When I moved to Omaha from Chicago in 2006, I started getting opportunities to make art in public. One project was an operetta called The Blizzard Voices based on Ted Kooser’s collection of poems. It became a time sequence of charcoal drawings of figures and faces and landscapes that would pair well with the poetry. Then I started getting opportunities to do murals. One offer was for a simple mural of a tree in a middle school, but it wound up being very inspired by my experience with Jim Duignan of the Stockyard Institute, which specializes in arts-based interventions with at-risk youth in compromised neighborhoods. I asked myself how the mural could affect change and open these kids up to possibility.

A big part of life is about stepping back from thinking that you know it all, embracing that you don’t, and also embracing that somebody else might. Community art became conversations, and I started to learn that I was controlling this powerful marketing tool for a community that uses that space.

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My medium shifts a lot, sometimes it’s painting, sometimes it’s printmaking. It’s driven by whatever the needs are of the project. The commonality throughout everything is that there’s kind of a confessional narrative that happens over and over again. I’m not trying to tell my story, I’m just the lens through which it gets filtered.

I’m interested in telling the stories of people who don’t think they’re heroic; humble people who don’t think they are worthy of being the subject of real art. Whether rightly or wrongly, people think that if you’re in art you will live forever. I want to give that to someone who has low self-esteem because of questionable choices they’ve made or just because things haven’t gone their way. People’s failings are some of the truest and most fascinating things about someone. Knowing what your great insecurities are or what you’re most shameful of is going to resonate with everyone.

Making the world a little bit better is something I wish to be able to do. Public art often serves a social justice mission. I want to acknowledge the ups and downs of your life. I want to take a crack house that makes you ashamed to live on that street and turn it into a beautiful thing that gets TV crews on your street for a different reason. I’m implicit in making a powerful piece of art; I want to think about what it can do. So when I’m drawing out these detailed, layered pieces, they replace that previous image of a shattered window, grime, or partially-torn screen.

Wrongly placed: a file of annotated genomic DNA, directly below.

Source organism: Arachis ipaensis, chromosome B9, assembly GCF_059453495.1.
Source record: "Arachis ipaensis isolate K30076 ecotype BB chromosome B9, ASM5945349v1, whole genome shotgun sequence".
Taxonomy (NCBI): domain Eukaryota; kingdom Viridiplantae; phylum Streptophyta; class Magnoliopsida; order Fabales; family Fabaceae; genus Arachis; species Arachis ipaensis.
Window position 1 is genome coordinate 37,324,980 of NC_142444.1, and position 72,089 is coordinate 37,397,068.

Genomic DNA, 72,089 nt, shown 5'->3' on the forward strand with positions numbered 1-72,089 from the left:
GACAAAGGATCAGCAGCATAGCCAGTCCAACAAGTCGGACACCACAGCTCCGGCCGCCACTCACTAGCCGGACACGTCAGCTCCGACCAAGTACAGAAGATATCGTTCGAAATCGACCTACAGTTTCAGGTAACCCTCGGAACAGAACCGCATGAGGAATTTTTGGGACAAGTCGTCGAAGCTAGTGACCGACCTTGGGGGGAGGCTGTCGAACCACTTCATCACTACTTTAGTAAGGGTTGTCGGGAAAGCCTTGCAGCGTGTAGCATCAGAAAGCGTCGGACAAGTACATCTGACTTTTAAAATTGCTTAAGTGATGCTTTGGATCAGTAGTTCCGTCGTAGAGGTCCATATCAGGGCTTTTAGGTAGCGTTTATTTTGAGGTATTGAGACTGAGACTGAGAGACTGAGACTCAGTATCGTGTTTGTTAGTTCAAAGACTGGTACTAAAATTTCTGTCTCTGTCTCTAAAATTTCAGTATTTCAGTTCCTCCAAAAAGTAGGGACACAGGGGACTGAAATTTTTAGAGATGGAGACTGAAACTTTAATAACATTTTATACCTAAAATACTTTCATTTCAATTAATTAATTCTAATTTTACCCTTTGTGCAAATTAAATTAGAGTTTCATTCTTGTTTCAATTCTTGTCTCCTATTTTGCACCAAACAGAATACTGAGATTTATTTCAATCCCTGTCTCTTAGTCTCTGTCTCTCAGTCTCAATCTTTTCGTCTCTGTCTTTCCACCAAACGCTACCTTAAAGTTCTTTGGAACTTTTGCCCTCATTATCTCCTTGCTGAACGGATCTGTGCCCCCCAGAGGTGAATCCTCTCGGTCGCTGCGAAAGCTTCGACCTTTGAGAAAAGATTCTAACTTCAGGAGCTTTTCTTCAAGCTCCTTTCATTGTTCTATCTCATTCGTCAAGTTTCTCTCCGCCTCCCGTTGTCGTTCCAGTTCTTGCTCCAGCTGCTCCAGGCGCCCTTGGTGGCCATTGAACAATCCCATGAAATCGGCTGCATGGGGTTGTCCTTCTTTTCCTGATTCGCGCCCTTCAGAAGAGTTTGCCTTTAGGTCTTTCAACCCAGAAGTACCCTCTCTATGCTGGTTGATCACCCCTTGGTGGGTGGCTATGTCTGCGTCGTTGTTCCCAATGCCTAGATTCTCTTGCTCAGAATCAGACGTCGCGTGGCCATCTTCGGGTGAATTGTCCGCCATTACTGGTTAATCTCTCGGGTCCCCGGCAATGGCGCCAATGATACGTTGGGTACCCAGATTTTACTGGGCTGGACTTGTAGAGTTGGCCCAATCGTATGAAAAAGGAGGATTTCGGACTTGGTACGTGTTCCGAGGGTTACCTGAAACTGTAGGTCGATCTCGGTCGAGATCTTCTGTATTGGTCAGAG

I’m very much a realist in the 19th Century French definition of it; painting real people and real things that say something more about people who are common than people who are grand.

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“I’m very much a realist in the 19th Century French definition of it; painting real people and real things that say something more about people who are common than people who are grand.”

About Watie
I was born in 1971 of itinerant cultural anthropologists in Palo Alto, California. Eventually settling in rural Southern Illinois, I worked at the family business, Ancient Lifeways Institute, until attending Carleton College (BA, 1993). Degrees followed at the School of the Art Institute of Chicago (BFA, 1999) and American University (MFA, 2003).IMG_3073

I currently work as a painter and printmaker based in Omaha, Nebraska. Before moving to Omaha in 2006, I was integrally involved for the Chicago Printmakers Collaborative, as well as an adjunct faculty member of DePaul University in Chicago, Illinois.

My work has been exhibited nationally and internationally, including the Schopf Gallery in Chicago Illinoisk, 5+5 IN Brooklyn, New York and the DokHouse Gallery in Amsterdam. My work has also been featured in several publications, including New American Paintings, Almagre, OYEZ Review, Omaha Magazine, and the Omaha World Herald. I am a 2002 recipient of the Stanely G. Wolpoff Award from American University, and have attended several residencies including the Kanaal 10 in Amsterdam, and the International School of Drawing, Painting and Sculpture in Montecastello di Vibio, Italy.

I channel an insatiable curiosity about people’s motives and experiences to connect my prolific and various bodies of work to communities. My specific interest in public art makes abandoned spaces my favorite canvases. No matter the medium, context or scale, I interweave my work with conversation and contradictory points of view as a way to open windows into discourse.

My ability to rationalize a spectrum of views within a visual balance infuses unexpected meaning into my work and reveals there is something very right about disagreement, and something more authentic than truth.